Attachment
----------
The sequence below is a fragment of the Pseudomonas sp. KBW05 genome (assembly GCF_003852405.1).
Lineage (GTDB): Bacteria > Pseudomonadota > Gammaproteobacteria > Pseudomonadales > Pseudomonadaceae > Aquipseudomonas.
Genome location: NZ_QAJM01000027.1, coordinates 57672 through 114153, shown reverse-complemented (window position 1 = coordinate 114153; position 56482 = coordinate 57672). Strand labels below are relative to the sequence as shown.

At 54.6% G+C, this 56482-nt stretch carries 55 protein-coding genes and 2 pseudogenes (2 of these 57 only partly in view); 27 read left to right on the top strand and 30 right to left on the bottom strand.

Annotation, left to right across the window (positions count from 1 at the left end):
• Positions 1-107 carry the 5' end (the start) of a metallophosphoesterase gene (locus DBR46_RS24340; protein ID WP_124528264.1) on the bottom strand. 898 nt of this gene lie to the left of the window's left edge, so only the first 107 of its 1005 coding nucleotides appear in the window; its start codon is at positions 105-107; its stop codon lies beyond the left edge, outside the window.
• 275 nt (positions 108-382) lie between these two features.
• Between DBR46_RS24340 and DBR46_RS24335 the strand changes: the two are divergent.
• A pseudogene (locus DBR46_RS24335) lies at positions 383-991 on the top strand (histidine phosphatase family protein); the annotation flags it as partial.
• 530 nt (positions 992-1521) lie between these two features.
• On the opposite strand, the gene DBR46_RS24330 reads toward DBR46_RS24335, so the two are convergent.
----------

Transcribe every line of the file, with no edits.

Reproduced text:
The sequence below is a fragment of the Pseudomonas sp. KBW05 genome (assembly GCF_003852405.1).
Lineage (GTDB): Bacteria > Pseudomonadota > Gammaproteobacteria > Pseudomonadales > Pseudomonadaceae > Aquipseudomonas.
Genome location: NZ_QAJM01000027.1, coordinates 57672 through 114153, shown reverse-complemented (window position 1 = coordinate 114153; position 56482 = coordinate 57672). Strand labels below are relative to the sequence as shown.

At 54.6% G+C, this 56482-nt stretch carries 55 protein-coding genes and 2 pseudogenes (2 of these 57 only partly in view); 27 read left to right on the top strand and 30 right to left on the bottom strand.

Annotation, left to right across the window (positions count from 1 at the left end):
• Positions 1-107 carry the 5' end (the start) of a metallophosphoesterase gene (locus DBR46_RS24340; protein ID WP_124528264.1) on the bottom strand. 898 nt of this gene lie to the left of the window's left edge, so only the first 107 of its 1005 coding nucleotides appear in the window; its start codon is at positions 105-107; its stop codon lies beyond the left edge, outside the window.
• 275 nt (positions 108-382) lie between these two features.
• Between DBR46_RS24340 and DBR46_RS24335 the strand changes: the two are divergent.
• A pseudogene (locus DBR46_RS24335) lies at positions 383-991 on the top strand (histidine phosphatase family protein); the annotation flags it as partial.
• 530 nt (positions 992-1521) lie between these two features.
• On the opposite strand, the gene DBR46_RS24330 reads toward DBR46_RS24335, so the two are convergent.